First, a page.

Deliberate fires reduced by 16 per cent in West Lothian

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Firefighters have been praised for their tireless work alongside partners to reduce the number of deliberate fires in West Lothian.

A total of 448 deliberate fires were reported to the Scottish Fire and Rescue Service between April and September this year.

A large volume of these incidents involved rubbish, woodland areas, grassland and derelict buildings.

This is down from 537 during the same period in 2017 – a reduction of 16 per cent.

David Lockhart is the Scottish Fire and Rescue Service’s Local Senior Officer for Falkirk and West Lothian.

He said: “Every deliberate fire has victims, costs and consequences and we therefore take a zero tolerance approach to this unacceptable behaviour.

“We will continue to work closely with our partners and our communities to prevent deliberate fires and educate people on the very clear dangers and consequences.”

SFRS crews in West Lothian also carried out more than 1,000 home fire safety visits (HFSV) during the six-month period this year, latest figures show.

Between April and September, 1,109 free visits were made to ensure families and residents were supported to reduce fire risks within their homes.

HFSVs are a cornerstone of the Service’s prevention efforts to support people to stay safe at home, particularly the elderly and vulnerable.

Figures revealed during a meeting with West Lothian Council’s Services for Communitues, Policy Development and Scrutiny Panel this week also showed a reduction in the number of accidental house fires in the region.

A total of 76 such incidents were reported between April and September this year – down from of 82 on the same period in 2017.

LSO Lockhart said: “There is a clear link between fire-related casualties and accidental dwelling fires.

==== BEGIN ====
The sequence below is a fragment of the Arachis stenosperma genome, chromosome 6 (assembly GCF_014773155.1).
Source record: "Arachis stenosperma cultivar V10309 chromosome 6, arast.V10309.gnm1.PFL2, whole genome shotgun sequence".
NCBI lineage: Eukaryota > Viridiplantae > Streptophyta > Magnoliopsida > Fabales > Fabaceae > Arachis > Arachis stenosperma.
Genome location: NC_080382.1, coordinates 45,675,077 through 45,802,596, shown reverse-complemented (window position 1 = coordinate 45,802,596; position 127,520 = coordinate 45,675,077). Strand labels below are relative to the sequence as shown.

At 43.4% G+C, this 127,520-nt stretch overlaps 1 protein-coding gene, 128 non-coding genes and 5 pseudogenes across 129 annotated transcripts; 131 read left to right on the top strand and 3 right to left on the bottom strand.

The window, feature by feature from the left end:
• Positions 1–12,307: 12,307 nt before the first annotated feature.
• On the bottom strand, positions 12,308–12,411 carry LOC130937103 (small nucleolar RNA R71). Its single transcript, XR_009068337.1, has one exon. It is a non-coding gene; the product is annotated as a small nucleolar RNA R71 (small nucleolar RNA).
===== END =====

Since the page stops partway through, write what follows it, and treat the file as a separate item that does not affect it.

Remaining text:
“That is why we make such a concerted effort in the provision of Home Fire Safety Visits to ensure everyone has adequate fire detection in place.

“We want everyone to be safe in their homes and cannot stress enough the importance of having a working smoke alarm.

“If fire breaks out, a smoke or heat alarm will give you valuable early warning to react and reach a place of safety. And, if you are sleeping, a working alarm could be absolutely vital.”

West Lothian crews also attended 503 instances of unwanted fire alarm signals (UFAS) between April and September this year – down from 541 during the same period in 2017.

UFAS incidents occur when firefighters are called to an incident as a result of equipment failure, malicious false alarms, or false alarms with good intent.

LSO Lockhart said: “Ensuring that businesses and duty holders manage their fire alarm systems effectively can help us reduce the number of unwanted fire alarm signals.

“UFAS can result in lost revenue for businesses and can present a risk of staff becoming complacent.

“It’s hugely important that people are aware of the consequences of firefighters making unnecessary blue light journeys.”

ENDS

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